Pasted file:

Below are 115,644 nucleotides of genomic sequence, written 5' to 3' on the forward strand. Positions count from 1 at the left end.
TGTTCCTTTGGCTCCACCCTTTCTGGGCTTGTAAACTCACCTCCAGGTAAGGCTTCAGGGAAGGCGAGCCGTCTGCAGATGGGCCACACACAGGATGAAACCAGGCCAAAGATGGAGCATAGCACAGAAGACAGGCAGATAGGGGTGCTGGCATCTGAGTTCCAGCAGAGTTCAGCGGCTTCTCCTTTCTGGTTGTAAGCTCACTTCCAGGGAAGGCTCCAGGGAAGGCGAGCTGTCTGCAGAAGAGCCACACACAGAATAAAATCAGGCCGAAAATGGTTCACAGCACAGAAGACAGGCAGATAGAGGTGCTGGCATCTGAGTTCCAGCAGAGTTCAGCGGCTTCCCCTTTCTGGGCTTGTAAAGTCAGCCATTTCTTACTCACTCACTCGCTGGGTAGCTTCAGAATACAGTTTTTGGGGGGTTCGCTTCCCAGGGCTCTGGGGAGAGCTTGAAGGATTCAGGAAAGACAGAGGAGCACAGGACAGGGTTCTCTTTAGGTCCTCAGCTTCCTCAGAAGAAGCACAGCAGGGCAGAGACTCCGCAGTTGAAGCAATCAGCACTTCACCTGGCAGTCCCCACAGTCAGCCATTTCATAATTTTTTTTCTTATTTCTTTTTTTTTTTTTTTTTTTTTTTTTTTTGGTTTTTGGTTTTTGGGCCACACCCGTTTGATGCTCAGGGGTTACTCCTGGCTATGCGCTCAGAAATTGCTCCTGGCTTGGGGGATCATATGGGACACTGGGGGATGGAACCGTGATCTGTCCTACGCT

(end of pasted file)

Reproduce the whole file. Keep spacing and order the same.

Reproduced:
Below are 115,644 nucleotides of genomic sequence, written 5' to 3' on the forward strand. Positions count from 1 at the left end.
TGTTCCTTTGGCTCCACCCTTTCTGGGCTTGTAAACTCACCTCCAGGTAAGGCTTCAGGGAAGGCGAGCCGTCTGCAGATGGGCCACACACAGGATGAAACCAGGCCAAAGATGGAGCATAGCACAGAAGACAGGCAGATAGGGGTGCTGGCATCTGAGTTCCAGCAGAGTTCAGCGGCTTCTCCTTTCTGGTTGTAAGCTCACTTCCAGGGAAGGCTCCAGGGAAGGCGAGCTGTCTGCAGAAGAGCCACACACAGAATAAAATCAGGCCGAAAATGGTTCACAGCACAGAAGACAGGCAGATAGAGGTGCTGGCATCTGAGTTCCAGCAGAGTTCAGCGGCTTCCCCTTTCTGGGCTTGTAAAGTCAGCCATTTCTTACTCACTCACTCGCTGGGTAGCTTCAGAATACAGTTTTTGGGGGGTTCGCTTCCCAGGGCTCTGGGGAGAGCTTGAAGGATTCAGGAAAGACAGAGGAGCACAGGACAGGGTTCTCTTTAGGTCCTCAGCTTCCTCAGAAGAAGCACAGCAGGGCAGAGACTCCGCAGTTGAAGCAATCAGCACTTCACCTGGCAGTCCCCACAGTCAGCCATTTCATAATTTTTTTTCTTATTTCTTTTTTTTTTTTTTTTTTTTTTTTTTTTGGTTTTTGGTTTTTGGGCCACACCCGTTTGATGCTCAGGGGTTACTCCTGGCTATGCGCTCAGAAATTGCTCCTGGCTTGGGGGATCATATGGGACACTGGGGGATGGAACCGTGATCTGTCCTACGCT